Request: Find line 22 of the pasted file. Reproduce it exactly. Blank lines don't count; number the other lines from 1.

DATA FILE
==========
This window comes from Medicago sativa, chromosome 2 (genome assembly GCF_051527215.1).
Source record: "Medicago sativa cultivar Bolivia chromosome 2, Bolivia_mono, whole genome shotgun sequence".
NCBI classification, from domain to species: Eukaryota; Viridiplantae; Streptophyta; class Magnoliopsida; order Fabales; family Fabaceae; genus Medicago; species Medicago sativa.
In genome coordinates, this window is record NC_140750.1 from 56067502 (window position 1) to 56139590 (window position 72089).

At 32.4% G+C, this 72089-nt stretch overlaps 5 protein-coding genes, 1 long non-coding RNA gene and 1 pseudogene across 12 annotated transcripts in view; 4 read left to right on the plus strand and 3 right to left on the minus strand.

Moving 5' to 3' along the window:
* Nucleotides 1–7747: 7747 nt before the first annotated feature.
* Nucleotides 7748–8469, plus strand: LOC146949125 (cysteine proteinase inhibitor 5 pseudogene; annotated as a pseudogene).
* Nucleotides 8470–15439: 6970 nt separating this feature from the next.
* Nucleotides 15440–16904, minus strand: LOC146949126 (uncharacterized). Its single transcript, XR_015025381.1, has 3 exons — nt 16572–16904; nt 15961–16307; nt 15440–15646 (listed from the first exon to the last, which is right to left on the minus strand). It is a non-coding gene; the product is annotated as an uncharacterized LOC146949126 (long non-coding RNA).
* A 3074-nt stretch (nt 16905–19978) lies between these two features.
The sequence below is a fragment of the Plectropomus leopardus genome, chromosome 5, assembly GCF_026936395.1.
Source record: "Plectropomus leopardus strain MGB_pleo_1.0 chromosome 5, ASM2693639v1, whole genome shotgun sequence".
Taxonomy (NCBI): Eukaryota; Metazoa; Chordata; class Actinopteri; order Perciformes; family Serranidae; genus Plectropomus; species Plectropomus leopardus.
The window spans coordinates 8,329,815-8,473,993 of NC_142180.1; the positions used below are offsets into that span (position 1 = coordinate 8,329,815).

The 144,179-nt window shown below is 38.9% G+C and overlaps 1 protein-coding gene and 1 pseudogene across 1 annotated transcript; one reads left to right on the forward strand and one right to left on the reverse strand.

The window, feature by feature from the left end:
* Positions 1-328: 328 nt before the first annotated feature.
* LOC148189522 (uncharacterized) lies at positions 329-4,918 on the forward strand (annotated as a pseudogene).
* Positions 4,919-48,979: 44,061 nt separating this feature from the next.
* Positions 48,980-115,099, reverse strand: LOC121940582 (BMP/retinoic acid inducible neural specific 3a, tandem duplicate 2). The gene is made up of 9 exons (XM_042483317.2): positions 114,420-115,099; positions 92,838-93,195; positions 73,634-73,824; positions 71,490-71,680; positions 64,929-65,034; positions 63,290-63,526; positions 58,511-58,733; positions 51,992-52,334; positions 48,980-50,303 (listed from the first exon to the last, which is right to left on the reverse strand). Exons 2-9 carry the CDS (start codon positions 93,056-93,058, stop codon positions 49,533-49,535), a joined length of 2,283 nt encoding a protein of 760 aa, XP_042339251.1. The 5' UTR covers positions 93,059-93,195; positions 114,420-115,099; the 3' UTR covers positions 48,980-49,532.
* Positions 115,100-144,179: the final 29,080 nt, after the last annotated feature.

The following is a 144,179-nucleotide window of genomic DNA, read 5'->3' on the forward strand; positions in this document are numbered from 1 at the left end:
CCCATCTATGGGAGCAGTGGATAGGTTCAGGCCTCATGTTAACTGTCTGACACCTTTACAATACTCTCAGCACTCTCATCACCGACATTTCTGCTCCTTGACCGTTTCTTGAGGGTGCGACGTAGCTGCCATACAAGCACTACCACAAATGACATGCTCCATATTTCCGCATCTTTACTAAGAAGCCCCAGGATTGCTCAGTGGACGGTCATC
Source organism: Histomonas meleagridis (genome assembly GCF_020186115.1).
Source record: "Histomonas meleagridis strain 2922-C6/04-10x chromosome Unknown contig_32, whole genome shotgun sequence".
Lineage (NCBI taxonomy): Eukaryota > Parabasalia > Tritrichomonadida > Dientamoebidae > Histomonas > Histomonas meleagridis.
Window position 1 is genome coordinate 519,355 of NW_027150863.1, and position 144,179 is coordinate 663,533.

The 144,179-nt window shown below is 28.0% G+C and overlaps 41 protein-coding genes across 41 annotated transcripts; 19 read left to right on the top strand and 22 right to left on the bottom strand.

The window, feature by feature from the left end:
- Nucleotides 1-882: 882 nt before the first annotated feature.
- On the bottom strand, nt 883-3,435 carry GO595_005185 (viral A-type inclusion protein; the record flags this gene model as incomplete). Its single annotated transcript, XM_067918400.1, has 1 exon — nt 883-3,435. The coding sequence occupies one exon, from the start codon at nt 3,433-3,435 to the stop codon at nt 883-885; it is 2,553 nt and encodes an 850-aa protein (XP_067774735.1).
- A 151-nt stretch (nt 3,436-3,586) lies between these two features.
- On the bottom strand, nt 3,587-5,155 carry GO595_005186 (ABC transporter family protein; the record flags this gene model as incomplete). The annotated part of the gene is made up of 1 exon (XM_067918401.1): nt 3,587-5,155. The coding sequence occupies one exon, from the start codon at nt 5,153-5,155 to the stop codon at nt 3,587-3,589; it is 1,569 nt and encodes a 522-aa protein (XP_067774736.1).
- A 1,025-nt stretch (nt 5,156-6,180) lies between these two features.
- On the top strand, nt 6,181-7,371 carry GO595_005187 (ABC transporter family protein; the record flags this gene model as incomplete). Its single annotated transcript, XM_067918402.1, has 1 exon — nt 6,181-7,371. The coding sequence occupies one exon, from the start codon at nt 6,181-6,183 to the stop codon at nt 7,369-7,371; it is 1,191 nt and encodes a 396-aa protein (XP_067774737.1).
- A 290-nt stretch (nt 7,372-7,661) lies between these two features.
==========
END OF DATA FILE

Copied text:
* Positions 115,100-144,179: the final 29,080 nt, after the last annotated feature.